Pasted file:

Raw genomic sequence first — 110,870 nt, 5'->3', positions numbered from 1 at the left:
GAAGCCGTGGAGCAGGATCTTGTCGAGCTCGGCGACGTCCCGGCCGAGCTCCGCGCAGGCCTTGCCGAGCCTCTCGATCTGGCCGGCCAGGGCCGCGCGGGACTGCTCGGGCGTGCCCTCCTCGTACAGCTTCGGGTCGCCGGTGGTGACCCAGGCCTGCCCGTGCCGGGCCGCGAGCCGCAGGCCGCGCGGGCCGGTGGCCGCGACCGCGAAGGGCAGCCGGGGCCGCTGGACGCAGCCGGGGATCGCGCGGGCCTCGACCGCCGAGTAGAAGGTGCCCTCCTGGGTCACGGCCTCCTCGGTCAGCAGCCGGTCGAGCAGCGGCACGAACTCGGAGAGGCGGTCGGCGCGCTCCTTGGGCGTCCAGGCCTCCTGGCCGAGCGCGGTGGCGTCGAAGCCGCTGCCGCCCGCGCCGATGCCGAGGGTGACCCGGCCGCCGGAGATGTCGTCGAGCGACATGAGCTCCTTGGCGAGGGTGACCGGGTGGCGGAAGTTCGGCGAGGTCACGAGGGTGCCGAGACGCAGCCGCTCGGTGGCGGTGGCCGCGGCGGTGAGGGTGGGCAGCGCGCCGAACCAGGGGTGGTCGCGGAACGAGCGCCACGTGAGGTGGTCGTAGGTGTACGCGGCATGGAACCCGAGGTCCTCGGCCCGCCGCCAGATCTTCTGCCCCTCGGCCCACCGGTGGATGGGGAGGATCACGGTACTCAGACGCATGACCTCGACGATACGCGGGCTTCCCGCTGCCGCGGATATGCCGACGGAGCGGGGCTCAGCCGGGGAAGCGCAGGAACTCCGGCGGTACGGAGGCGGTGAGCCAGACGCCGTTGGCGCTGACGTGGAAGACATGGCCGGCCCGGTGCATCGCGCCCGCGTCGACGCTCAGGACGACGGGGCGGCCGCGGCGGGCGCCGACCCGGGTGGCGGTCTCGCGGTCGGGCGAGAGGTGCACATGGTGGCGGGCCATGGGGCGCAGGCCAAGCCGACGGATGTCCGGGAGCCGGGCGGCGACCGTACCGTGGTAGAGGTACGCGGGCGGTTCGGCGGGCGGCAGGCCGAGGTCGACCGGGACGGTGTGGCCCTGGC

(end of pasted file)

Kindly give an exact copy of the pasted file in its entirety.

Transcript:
Raw genomic sequence first — 110,870 nt, 5'->3', positions numbered from 1 at the left:
GAAGCCGTGGAGCAGGATCTTGTCGAGCTCGGCGACGTCCCGGCCGAGCTCCGCGCAGGCCTTGCCGAGCCTCTCGATCTGGCCGGCCAGGGCCGCGCGGGACTGCTCGGGCGTGCCCTCCTCGTACAGCTTCGGGTCGCCGGTGGTGACCCAGGCCTGCCCGTGCCGGGCCGCGAGCCGCAGGCCGCGCGGGCCGGTGGCCGCGACCGCGAAGGGCAGCCGGGGCCGCTGGACGCAGCCGGGGATCGCGCGGGCCTCGACCGCCGAGTAGAAGGTGCCCTCCTGGGTCACGGCCTCCTCGGTCAGCAGCCGGTCGAGCAGCGGCACGAACTCGGAGAGGCGGTCGGCGCGCTCCTTGGGCGTCCAGGCCTCCTGGCCGAGCGCGGTGGCGTCGAAGCCGCTGCCGCCCGCGCCGATGCCGAGGGTGACCCGGCCGCCGGAGATGTCGTCGAGCGACATGAGCTCCTTGGCGAGGGTGACCGGGTGGCGGAAGTTCGGCGAGGTCACGAGGGTGCCGAGACGCAGCCGCTCGGTGGCGGTGGCCGCGGCGGTGAGGGTGGGCAGCGCGCCGAACCAGGGGTGGTCGCGGAACGAGCGCCACGTGAGGTGGTCGTAGGTGTACGCGGCATGGAACCCGAGGTCCTCGGCCCGCCGCCAGATCTTCTGCCCCTCGGCCCACCGGTGGATGGGGAGGATCACGGTACTCAGACGCATGACCTCGACGATACGCGGGCTTCCCGCTGCCGCGGATATGCCGACGGAGCGGGGCTCAGCCGGGGAAGCGCAGGAACTCCGGCGGTACGGAGGCGGTGAGCCAGACGCCGTTGGCGCTGACGTGGAAGACATGGCCGGCCCGGTGCATCGCGCCCGCGTCGACGCTCAGGACGACGGGGCGGCCGCGGCGGGCGCCGACCCGGGTGGCGGTCTCGCGGTCGGGCGAGAGGTGCACATGGTGGCGGGCCATGGGGCGCAGGCCAAGCCGACGGATGTCCGGGAGCCGGGCGGCGACCGTACCGTGGTAGAGGTACGCGGGCGGTTCGGCGGGCGGCAGGCCGAGGTCGACCGGGACGGTGTGGCCCTGGC